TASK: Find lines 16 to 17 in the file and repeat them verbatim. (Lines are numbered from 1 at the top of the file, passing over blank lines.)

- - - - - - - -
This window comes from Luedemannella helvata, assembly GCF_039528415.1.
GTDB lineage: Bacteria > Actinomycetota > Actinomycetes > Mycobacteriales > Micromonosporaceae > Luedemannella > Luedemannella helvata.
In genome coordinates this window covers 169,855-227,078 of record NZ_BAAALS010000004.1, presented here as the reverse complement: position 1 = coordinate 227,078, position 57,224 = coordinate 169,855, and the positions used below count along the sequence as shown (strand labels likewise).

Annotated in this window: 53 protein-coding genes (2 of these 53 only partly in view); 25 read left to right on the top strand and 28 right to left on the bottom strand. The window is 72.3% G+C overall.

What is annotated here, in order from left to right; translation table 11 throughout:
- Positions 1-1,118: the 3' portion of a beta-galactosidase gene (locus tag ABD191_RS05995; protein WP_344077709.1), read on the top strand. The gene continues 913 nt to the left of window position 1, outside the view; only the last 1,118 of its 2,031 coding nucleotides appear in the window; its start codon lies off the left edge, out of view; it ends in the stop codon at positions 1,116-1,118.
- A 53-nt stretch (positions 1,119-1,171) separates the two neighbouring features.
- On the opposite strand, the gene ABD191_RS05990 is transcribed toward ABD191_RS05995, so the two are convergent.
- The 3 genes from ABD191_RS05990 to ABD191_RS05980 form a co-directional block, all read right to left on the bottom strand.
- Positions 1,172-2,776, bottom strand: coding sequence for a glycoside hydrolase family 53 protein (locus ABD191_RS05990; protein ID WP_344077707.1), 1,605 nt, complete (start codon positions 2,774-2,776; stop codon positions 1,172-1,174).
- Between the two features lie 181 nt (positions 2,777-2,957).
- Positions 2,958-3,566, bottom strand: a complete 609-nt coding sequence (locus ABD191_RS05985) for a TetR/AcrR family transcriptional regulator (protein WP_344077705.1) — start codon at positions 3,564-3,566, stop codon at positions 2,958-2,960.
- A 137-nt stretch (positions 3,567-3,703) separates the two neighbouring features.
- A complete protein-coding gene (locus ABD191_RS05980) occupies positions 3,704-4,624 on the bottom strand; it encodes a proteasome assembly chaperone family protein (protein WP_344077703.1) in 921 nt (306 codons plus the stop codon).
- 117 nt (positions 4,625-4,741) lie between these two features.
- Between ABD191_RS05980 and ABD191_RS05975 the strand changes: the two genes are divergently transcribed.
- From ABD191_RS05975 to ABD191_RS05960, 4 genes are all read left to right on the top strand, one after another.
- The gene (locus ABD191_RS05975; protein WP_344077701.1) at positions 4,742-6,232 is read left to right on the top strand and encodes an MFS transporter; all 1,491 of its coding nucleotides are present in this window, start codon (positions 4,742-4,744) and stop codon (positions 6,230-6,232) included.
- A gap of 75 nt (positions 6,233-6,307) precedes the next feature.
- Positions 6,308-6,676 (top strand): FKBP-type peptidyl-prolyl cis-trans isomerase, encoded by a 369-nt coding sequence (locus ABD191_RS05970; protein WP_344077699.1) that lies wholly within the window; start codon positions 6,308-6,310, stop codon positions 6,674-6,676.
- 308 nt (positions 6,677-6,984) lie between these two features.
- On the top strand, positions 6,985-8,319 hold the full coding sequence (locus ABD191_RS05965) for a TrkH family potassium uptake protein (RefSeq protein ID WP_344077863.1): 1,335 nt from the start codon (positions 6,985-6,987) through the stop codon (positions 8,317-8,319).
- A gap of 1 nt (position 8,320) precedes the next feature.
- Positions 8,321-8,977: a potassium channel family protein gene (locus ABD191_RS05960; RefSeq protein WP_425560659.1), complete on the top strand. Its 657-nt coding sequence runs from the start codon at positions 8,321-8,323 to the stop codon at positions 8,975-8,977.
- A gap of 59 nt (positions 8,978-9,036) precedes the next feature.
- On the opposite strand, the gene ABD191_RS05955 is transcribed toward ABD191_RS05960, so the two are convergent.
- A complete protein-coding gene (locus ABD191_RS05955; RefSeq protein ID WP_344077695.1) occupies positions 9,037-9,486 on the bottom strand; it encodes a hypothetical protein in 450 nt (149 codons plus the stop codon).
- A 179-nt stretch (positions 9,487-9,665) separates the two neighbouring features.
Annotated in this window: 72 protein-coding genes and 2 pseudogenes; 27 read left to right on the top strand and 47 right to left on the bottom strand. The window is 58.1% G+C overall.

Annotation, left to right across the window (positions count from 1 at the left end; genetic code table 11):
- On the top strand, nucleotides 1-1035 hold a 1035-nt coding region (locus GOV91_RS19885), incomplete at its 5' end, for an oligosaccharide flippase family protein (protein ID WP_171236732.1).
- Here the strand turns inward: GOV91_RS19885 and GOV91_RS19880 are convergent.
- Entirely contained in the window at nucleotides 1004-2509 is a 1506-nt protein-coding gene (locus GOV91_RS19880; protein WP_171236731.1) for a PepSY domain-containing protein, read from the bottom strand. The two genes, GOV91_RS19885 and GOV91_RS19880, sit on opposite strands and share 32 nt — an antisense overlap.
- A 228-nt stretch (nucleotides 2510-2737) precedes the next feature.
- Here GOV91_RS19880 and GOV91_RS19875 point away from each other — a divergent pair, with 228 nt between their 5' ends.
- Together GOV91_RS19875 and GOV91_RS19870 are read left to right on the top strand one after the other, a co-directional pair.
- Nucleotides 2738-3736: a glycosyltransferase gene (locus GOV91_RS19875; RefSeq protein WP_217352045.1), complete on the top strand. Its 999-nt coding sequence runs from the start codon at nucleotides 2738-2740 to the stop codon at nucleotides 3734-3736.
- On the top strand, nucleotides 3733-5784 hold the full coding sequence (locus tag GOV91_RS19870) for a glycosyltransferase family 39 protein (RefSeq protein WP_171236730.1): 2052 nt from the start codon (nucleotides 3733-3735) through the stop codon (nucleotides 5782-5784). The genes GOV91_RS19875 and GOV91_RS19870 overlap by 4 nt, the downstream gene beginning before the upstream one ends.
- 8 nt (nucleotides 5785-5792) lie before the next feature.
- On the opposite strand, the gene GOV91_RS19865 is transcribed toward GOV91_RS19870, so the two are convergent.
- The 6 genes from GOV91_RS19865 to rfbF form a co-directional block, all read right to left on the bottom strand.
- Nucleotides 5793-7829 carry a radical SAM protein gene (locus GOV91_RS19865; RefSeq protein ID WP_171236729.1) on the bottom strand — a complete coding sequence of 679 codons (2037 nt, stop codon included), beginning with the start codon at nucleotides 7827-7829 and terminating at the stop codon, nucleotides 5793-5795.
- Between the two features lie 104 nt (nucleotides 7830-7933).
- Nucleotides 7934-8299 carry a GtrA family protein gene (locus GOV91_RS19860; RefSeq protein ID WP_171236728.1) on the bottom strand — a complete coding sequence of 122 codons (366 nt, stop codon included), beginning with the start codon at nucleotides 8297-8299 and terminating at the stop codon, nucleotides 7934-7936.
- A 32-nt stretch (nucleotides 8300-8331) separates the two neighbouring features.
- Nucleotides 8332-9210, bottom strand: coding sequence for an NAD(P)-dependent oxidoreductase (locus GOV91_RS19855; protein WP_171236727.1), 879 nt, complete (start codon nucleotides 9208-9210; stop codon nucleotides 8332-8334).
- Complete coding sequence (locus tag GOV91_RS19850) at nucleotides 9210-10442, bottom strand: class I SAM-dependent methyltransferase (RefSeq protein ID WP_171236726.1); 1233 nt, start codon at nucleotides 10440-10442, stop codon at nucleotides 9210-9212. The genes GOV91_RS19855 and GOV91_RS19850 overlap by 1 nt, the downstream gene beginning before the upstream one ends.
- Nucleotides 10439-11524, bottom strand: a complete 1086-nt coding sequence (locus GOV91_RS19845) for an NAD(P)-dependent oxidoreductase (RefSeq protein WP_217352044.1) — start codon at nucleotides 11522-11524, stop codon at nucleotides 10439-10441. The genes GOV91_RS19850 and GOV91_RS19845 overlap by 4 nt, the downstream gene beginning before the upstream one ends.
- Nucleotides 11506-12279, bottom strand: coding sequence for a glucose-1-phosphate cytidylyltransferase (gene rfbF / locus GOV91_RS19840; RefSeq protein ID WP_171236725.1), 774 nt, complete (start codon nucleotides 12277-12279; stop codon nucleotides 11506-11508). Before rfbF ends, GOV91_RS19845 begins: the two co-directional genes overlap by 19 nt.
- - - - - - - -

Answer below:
- Between ABD191_RS05980 and ABD191_RS05975 the strand changes: the two genes are divergently transcribed.
- From ABD191_RS05975 to ABD191_RS05960, 4 genes are all read left to right on the top strand, one after another.